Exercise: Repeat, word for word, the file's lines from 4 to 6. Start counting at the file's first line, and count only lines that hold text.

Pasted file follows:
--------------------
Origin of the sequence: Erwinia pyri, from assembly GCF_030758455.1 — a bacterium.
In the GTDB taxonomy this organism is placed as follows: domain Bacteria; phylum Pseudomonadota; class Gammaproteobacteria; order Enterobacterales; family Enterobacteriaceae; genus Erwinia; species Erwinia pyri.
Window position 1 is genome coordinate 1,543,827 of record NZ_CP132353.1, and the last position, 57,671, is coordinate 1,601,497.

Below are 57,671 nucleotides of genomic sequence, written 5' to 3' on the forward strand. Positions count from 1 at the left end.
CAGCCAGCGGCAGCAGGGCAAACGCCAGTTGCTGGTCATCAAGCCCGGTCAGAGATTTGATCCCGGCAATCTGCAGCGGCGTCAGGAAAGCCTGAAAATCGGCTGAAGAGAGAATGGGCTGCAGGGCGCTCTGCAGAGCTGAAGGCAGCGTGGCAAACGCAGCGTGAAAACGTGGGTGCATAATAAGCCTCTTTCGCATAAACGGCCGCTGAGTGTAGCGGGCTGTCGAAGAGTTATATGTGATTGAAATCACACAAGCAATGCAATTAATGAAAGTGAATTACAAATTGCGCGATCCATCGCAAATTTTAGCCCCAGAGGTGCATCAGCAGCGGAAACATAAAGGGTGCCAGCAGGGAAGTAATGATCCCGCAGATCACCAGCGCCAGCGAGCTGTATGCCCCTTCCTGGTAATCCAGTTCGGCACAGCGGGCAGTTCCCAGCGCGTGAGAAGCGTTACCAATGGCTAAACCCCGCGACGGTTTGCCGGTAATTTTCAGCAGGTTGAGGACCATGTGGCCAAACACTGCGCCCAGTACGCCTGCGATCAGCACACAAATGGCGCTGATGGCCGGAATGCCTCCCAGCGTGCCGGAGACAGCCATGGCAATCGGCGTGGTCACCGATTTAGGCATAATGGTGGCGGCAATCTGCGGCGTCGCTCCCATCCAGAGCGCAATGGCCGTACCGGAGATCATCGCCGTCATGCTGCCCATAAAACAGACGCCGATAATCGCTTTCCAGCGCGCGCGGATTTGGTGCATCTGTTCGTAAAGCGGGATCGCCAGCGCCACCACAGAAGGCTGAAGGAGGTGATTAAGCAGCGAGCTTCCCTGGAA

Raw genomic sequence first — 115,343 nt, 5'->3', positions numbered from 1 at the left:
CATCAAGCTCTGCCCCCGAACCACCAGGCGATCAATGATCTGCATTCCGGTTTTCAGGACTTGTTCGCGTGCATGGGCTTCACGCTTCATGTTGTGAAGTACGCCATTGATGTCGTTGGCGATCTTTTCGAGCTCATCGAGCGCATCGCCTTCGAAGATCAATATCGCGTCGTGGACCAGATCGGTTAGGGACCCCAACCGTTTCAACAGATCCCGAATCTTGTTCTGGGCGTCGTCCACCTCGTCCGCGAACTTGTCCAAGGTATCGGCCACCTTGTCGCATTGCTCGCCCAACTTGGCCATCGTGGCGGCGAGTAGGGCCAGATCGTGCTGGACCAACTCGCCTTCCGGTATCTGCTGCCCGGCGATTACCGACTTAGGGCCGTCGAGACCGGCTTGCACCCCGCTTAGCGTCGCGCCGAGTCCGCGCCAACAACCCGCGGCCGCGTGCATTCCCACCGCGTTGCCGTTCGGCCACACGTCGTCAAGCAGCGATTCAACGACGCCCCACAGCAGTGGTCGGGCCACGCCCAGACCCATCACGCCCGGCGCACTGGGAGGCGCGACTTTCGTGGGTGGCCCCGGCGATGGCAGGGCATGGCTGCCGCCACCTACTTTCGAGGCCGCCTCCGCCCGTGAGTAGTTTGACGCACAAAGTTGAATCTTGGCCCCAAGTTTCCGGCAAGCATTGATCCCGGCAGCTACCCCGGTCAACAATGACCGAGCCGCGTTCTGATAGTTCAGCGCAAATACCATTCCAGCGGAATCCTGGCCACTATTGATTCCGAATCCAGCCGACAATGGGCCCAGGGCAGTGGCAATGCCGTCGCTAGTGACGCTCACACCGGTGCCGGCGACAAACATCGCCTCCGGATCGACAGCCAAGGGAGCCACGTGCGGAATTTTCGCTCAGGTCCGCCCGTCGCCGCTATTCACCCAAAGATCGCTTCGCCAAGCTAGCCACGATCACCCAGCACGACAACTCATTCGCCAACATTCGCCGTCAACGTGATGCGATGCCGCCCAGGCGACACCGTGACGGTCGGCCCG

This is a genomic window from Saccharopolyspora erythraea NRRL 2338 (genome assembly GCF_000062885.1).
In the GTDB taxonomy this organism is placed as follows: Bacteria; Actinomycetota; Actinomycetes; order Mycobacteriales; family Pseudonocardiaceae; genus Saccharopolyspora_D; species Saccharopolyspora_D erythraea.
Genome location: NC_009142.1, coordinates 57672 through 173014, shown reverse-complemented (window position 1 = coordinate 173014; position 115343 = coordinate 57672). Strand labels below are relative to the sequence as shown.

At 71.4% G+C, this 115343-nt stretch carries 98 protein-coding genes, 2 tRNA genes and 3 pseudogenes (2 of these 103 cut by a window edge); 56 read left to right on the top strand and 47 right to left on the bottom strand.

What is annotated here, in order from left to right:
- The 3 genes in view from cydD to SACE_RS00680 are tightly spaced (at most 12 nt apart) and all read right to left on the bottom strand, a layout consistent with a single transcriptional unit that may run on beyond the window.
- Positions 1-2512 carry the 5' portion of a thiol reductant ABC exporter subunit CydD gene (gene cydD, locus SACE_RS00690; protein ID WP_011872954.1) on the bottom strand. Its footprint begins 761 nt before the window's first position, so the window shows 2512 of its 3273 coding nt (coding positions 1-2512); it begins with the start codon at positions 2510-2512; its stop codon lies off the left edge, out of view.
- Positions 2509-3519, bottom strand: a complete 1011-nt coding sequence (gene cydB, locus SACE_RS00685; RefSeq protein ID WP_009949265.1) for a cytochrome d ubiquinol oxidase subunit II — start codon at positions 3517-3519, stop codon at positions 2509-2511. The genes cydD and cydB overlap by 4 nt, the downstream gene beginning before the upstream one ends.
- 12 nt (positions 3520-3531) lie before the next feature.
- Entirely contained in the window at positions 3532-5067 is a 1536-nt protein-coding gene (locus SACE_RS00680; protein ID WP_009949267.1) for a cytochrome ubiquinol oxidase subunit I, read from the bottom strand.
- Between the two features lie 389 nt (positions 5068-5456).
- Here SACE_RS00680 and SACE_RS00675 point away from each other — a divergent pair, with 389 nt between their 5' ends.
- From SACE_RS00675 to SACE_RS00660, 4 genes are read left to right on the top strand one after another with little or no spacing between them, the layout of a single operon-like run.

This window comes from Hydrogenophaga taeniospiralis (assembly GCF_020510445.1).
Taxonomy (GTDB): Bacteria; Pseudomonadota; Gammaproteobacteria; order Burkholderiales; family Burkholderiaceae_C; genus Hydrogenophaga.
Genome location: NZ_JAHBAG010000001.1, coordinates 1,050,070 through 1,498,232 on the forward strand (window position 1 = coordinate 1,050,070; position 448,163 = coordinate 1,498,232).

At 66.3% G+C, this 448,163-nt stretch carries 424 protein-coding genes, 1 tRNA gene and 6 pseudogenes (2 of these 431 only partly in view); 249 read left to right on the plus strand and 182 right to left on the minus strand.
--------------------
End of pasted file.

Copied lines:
Below are 57,671 nucleotides of genomic sequence, written 5' to 3' on the forward strand. Positions count from 1 at the left end.
CAGCCAGCGGCAGCAGGGCAAACGCCAGTTGCTGGTCATCAAGCCCGGTCAGAGATTTGATCCCGGCAATCTGCAGCGGCGTCAGGAAAGCCTGAAAATCGGCTGAAGAGAGAATGGGCTGCAGGGCGCTCTGCAGAGCTGAAGGCAGCGTGGCAAACGCAGCGTGAAAACGTGGGTGCATAATAAGCCTCTTTCGCATAAACGGCCGCTGAGTGTAGCGGGCTGTCGAAGAGTTATATGTGATTGAAATCACACAAGCAATGCAATTAATGAAAGTGAATTACAAATTGCGCGATCCATCGCAAATTTTAGCCCCAGAGGTGCATCAGCAGCGGAAACATAAAGGGTGCCAGCAGGGAAGTAATGATCCCGCAGATCACCAGCGCCAGCGAGCTGTATGCCCCTTCCTGGTAATCCAGTTCGGCACAGCGGGCAGTTCCCAGCGCGTGAGAAGCGTTACCAATGGCTAAACCCCGCGACGGTTTGCCGGTAATTTTCAGCAGGTTGAGGACCATGTGGCCAAACACTGCGCCCAGTACGCCTGCGATCAGCACACAAATGGCGCTGATGGCCGGAATGCCTCCCAGCGTGCCGGAGACAGCCATGGCAATCGGCGTGGTCACCGATTTAGGCATAATGGTGGCGGCAATCTGCGGCGTCGCTCCCATCCAGAGCGCAATGGCCGTACCGGAGATCATCGCCGTCATGCTGCCCATAAAACAGACGCCGATAATCGCTTTCCAGCGCGCGCGGATTTGGTGCATCTGTTCGTAAAGCGGGATCGCCAGCGCCACCACAGAAGGCTGAAGGAGGTGATTAAGCAGCGAGCTTCCCTGGAA

Raw genomic sequence first — 115,343 nt, 5'->3', positions numbered from 1 at the left: